A couple of weeks ago, we hosted our very first DiabetesMine Book Review Giveaway — a smashing success! — and our winner took us fully by surprise. In fact, she reminded us that outside the cocoon of the DOC, where online cheerleading and pats on the back are common fare, there are plenty of people fighting for their lives with this disease.
Our winner was Audrie Eckerle, a 20-year-old type 1 from Idaho, who has been struggling to manage her diabetes for many years. We learned that Audrie was in the intensive care unit when she won her free copy of the book A Life of Control. "She was in the hospital for the fifth time in 8 months," her mom wrote to us. "I really wish she would do better managing diabetes. Hopefully your book will help her. I don't want to lose her, or have her face bad things as a result. This couldn't have happened at a better time for her."
After hearing that, we wanted to learn more about Audrie and what she is struggling with, in the hopes that the amazing DOC could rally together to support this girl.
Audrie writes, "I have had diabetes for 15 years. I really really hate it. I feel though as it has robbed me of my childhood and teen years. While other kids could do what they wanted, I couldn't. While I was on shots, I would have nasty lows at night and my parents would wake to me having a seizure. My first seizure was at age 5 — a month after I was diagnosed. During that first seizure I lost my vision for several hours. It eventually came back, but it was very scary for me."
After moving to a new town in Idaho, Audrie's endocrinologist put her on the Disetronic insulin pump (later acquired by Roche and now their ACCU-Chek Spirit pump). But even on the insulin pump, Audrie suffered with seizures and a few bouts of DKA due to pump malfunctions — yipes! Not only did Audrie have trouble managing her diabetes physically, but the emotional weight of diabetes took its toll:
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"During school I was made to feel like I was different instead of like any other kid," Audrie writes to us. "I wasn't allowed to test in class and had to go to the nurse."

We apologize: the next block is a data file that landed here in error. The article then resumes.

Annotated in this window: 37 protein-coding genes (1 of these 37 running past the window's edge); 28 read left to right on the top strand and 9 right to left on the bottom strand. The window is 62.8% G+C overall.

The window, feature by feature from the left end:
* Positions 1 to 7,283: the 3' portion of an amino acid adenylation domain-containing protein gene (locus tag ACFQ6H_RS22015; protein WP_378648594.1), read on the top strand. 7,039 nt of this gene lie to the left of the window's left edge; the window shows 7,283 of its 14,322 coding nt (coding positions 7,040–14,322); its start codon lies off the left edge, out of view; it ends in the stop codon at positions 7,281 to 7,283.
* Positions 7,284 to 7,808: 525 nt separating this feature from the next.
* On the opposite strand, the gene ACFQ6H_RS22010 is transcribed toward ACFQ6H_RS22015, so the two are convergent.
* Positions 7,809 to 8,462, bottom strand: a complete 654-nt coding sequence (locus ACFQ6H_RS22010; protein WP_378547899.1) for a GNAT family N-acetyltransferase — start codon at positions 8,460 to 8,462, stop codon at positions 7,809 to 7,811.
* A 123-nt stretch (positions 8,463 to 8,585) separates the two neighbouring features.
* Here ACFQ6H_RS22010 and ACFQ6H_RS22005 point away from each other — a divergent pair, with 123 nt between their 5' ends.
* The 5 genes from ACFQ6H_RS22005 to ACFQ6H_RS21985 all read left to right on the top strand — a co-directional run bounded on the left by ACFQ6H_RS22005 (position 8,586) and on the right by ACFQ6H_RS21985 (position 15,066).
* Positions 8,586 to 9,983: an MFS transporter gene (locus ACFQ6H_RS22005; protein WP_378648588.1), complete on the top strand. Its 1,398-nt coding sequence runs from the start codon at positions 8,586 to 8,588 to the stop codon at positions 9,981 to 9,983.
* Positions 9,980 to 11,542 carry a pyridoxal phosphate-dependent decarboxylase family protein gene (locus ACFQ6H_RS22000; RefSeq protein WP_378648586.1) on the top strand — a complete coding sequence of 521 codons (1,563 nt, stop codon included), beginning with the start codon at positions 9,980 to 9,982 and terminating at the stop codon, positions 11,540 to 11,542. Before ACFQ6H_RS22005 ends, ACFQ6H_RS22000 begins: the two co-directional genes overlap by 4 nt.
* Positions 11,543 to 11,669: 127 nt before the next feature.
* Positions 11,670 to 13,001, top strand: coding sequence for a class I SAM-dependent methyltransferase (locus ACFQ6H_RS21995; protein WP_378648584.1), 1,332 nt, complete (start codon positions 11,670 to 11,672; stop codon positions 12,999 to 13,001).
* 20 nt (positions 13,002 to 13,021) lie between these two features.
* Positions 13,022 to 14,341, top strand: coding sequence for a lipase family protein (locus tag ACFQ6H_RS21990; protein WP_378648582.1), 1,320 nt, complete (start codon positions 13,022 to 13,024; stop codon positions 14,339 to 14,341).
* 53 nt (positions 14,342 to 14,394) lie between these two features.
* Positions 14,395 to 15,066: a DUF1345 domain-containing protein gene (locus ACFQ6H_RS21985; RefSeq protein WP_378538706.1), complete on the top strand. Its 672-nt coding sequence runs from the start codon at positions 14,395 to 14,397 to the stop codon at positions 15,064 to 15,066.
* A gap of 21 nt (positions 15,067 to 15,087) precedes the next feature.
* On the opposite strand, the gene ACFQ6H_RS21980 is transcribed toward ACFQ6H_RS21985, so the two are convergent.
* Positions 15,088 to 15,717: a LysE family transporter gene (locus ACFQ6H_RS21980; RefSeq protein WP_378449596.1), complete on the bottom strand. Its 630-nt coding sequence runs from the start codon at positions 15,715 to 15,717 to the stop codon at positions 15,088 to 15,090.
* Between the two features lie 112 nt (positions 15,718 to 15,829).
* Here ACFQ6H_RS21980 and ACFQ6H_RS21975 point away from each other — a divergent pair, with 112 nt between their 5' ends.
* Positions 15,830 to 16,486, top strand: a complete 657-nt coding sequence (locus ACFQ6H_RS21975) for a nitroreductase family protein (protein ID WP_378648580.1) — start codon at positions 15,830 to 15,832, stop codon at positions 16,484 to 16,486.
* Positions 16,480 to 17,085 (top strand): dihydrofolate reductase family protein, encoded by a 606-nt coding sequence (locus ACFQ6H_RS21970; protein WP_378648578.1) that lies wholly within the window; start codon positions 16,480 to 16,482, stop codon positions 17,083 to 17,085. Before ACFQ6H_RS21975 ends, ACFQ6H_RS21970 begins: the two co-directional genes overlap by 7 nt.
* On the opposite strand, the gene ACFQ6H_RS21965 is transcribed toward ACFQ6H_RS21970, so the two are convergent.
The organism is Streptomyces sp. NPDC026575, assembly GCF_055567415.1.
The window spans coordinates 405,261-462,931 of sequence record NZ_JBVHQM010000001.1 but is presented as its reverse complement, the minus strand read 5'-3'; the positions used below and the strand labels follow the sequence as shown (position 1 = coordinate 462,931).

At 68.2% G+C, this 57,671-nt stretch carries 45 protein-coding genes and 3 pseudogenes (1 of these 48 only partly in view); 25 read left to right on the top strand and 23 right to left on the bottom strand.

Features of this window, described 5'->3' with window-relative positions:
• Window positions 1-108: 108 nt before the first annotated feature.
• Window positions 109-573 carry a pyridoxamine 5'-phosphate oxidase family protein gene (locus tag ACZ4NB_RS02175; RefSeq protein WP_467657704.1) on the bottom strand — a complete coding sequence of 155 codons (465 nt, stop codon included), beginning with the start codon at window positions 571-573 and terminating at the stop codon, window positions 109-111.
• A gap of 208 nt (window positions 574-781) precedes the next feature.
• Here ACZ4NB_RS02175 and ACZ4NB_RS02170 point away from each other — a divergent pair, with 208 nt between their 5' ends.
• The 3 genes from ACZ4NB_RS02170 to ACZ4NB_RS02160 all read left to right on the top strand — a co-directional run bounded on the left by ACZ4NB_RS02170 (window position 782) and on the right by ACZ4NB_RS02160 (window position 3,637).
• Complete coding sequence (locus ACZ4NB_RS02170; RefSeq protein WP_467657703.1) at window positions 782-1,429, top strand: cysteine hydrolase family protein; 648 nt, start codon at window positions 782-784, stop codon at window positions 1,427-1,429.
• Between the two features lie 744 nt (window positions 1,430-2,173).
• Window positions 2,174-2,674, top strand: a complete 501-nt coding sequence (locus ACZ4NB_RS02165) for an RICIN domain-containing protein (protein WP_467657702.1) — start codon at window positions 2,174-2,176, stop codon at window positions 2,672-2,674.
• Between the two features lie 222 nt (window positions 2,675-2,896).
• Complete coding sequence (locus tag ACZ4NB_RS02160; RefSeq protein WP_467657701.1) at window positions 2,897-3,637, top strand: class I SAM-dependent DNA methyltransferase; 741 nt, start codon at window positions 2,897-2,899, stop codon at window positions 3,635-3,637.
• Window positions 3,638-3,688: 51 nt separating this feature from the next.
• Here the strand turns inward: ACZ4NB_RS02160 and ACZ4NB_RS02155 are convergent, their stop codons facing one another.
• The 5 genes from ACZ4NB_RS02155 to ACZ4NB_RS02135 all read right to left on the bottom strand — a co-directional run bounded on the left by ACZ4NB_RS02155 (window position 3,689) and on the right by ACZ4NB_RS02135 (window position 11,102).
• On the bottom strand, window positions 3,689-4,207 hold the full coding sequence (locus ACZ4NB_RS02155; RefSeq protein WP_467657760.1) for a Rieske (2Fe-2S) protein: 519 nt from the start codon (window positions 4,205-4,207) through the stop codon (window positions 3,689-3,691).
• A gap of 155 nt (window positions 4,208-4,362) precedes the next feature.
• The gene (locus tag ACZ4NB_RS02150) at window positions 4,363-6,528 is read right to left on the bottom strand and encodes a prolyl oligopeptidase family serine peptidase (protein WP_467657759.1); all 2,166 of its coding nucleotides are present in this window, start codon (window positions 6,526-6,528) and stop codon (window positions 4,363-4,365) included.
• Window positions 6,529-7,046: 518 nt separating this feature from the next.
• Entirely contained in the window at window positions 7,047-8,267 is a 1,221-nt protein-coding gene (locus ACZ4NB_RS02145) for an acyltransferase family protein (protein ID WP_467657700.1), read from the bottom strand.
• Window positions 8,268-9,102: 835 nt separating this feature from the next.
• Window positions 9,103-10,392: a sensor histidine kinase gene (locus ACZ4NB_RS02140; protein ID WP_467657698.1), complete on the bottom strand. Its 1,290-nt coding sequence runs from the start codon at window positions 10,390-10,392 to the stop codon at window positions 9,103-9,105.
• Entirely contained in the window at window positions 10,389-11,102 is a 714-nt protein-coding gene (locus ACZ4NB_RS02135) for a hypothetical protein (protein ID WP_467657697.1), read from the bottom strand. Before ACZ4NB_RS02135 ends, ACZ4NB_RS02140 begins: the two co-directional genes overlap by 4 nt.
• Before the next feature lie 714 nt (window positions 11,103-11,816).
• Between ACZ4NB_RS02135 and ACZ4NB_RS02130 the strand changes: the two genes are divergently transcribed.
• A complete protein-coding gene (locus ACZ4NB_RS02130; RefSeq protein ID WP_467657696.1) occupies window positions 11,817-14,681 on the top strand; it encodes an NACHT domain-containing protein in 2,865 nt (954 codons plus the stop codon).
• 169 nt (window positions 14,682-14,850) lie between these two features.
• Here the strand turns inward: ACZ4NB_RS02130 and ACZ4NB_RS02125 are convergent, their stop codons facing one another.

Then high school hit, and as those who've been through it know, the high school years with diabetes are rough.
"I had the responsibility of testing and bolusing and changing my sites," Audrie wrote. "It's not that I was not capable, it's just that I see all these high numbers all the time and I would just like to forget about it. It is depressing to try and be good, try and eat the right food, take my boluses for what I eat and yet when I test I am high. None of my friends at school had diabetes. I wouldn't test and take my insulin because I was made fun of and teased. It hurts so bad being different."
Now as an adult, Audrie has had difficulty getting medical insurance through an employer, and difficulty staying employed because of her diabetes (talk about a catch-22!). She's had several episodes of DKA which landed her in the hospital, including the most recent episode on April 10. Audrie writes that she knows that she needs to do to take better care of herself, but that it's just so difficult:
"I don't want to die. I don't want to have diabetes. I want to live life, have fun and in the future have a family of my own with a supportive husband like my dad is to my mom, and how my mom is with my dad."
Audrie asks: "Who can point me in the right direction and help me get what I need so I can take better care of myself?"
We were so moved by Audrie's story that we also sent her a copy of the book 50 Secrets of the Longest Living People with Diabetes, co-authored by Dr. Steve Edelman and Dr. Sheri Colberg-Ochs, an informative and encouraging book about some real role models in the diabetes community. It's a small gesture.
But we're also reaching out to you, Dear Readers: Does anyone have any words of wisdom to share with Audrie as she struggles to get on track?
[Note: Our winners are chosen using Random.org.]